Marine Board Rejects Citizen Petition

July 28, 2022 - In a 4-1 vote the Oregon State Marine Board rejected the citizen watercraft noise petition at their board meeting yesterday.


The proposed petition attempted to establish a subjective and over-the-top regulation allowing riverfront homeowners to call the police if they thought a boat or PWC was too loud. It also would have placed an unnecessary burden on law enforcement to implement an extremely subjective rule.

 

Furthermore, the petition aimed to lower the shoreline decibel limit from 84 to 75 statewide and targeted personal watercraft users by restricting activities like flips or aerial tricks.

 

Big thank you to the boating community for speaking out against this overreach. The board received over 300 pages of public comment on the petition and the opposition was well represented. 

 

Special thank you to House Republican Leader Breese-Iverson, Deputy House Republican Leader Wallan, Rep. Cate, Rep. Rep. Hieb, Levy, Rep. Morgan, Rep. Meek, Rep. Reschke, Rep. Brock Smith and Rep. Wright for standing up for Oregon boating families. They publicly acknowledged the subjective and inappropriate approach of this petition. To help support pro-boating candidates in the upcoming election be sure to donate to the Oregon Families for Boating PAC today!

Another huge thank you to the Sheriff's Association for opposing and drawing attention to the significant equity issues with the narrative standard.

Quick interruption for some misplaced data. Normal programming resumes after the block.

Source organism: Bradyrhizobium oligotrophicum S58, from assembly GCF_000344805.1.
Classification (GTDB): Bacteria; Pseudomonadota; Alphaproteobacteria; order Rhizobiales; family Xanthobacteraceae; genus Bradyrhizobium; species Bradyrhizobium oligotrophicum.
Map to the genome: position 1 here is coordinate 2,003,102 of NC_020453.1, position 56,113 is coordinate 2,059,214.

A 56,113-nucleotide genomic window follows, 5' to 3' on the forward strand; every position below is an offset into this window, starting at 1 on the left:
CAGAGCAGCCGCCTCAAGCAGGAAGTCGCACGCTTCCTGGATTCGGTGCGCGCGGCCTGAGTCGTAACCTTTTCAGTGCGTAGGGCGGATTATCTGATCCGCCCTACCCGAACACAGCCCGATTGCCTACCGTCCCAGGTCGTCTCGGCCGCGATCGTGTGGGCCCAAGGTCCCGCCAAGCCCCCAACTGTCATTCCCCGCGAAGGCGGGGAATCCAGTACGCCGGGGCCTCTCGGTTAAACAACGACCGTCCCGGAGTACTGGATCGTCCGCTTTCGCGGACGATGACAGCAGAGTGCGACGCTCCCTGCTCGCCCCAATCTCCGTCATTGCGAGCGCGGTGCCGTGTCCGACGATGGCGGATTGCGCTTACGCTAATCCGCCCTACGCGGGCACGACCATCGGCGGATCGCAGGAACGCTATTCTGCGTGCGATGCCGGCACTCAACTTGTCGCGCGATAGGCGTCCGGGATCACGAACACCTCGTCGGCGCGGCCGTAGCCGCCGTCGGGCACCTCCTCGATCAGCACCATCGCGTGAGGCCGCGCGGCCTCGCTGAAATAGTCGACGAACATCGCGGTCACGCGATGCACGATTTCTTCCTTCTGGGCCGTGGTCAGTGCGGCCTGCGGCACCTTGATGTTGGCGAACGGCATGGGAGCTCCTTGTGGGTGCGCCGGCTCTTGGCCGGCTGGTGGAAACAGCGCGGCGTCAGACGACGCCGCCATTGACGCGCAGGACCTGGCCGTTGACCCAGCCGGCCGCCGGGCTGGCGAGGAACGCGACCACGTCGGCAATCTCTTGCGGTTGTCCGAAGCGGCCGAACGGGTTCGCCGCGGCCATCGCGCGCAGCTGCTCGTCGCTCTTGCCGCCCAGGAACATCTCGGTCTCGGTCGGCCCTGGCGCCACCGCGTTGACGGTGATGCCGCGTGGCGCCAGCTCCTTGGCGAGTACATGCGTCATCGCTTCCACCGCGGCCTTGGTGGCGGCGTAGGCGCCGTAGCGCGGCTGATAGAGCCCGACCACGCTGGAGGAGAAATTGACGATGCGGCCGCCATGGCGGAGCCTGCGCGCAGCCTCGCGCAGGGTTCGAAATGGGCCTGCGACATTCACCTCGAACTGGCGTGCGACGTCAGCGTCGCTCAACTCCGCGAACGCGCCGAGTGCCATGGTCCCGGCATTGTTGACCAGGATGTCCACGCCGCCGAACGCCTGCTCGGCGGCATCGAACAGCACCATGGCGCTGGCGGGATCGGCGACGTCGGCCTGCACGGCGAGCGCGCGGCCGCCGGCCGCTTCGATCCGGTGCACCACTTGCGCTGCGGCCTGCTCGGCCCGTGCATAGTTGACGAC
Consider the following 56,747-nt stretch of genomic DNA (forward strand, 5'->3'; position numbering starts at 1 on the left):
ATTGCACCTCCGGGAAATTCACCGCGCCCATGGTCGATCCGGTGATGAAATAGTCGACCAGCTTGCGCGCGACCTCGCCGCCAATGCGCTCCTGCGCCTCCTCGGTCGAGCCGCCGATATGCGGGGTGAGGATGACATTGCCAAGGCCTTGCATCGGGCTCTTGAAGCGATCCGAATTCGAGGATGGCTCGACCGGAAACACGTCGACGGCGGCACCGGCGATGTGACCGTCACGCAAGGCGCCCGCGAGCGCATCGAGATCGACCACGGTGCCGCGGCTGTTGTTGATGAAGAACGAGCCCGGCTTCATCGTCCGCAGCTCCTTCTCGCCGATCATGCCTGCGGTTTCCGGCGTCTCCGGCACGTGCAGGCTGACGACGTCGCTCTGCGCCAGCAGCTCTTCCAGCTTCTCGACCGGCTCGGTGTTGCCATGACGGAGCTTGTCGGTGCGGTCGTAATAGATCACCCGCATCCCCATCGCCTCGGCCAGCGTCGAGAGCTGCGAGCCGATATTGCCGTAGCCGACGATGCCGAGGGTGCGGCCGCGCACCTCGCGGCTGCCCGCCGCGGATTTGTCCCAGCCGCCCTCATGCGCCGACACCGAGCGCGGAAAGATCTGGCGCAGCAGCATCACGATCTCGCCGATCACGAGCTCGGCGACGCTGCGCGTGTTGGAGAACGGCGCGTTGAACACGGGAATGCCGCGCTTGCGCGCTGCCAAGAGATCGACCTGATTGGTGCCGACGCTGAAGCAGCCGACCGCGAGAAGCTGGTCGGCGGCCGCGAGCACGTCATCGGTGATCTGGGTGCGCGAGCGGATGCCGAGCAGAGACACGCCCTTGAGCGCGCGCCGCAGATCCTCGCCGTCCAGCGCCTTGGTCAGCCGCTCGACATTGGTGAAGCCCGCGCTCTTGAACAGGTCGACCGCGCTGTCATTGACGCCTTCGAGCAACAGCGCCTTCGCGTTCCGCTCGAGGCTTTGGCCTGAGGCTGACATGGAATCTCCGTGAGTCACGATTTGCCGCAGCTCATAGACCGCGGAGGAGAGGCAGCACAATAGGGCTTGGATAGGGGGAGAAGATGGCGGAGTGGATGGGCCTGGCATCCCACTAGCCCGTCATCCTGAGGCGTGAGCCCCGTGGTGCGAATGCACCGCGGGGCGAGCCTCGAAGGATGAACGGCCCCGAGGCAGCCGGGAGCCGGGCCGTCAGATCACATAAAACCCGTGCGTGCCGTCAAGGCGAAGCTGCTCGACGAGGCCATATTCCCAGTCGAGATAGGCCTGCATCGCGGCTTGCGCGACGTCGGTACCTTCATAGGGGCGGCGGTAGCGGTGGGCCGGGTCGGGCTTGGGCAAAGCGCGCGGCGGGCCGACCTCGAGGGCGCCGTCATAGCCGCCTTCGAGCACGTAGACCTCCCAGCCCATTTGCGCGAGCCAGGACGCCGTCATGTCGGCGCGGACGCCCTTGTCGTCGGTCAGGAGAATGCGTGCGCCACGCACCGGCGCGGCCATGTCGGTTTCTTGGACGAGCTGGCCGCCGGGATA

The Board did make the current temporary rule (75 dBA limit for PWCs between Willamette Falls and the Waverly Marina) permanent and took no further action. This was expected and largely supported by Oregon Families for Boating. This decision limits the impact of the rule to the area where the issue is occurring and removes the subjectivity of the proposed narrative standard. In addition, the vast majority of PWC manufactured in the last two decades fall below this limit.

 

According to the Oregon State Marine Board, if a PWC was cited for exceeding the 75dB noise limit, the operator would be cited for a class B violation, which carries a fine of $265.

 

“We commend the board’s decision to reject the citizen petition,” said Matt Radich, President of Active Water Sports and Board Member of Oregon Families for Boating. “Demanding statewide limits to solve a hyperlocal issue was highly inappropriate. I sincerely hope this is the last attempt to restrict public access on Oregon’s waterways. It’s imperative that the Willamette River community find ways to work together, respectfully share the river and make it safer.”

 

Speaking of decibels, always remember to wake responsibly and keep music at reasonable levels. This way every moment on Oregon’s lakes and rivers are safe and enjoyable for all. For more safety tips head on over to https://www.wakeresponsibly.com/.


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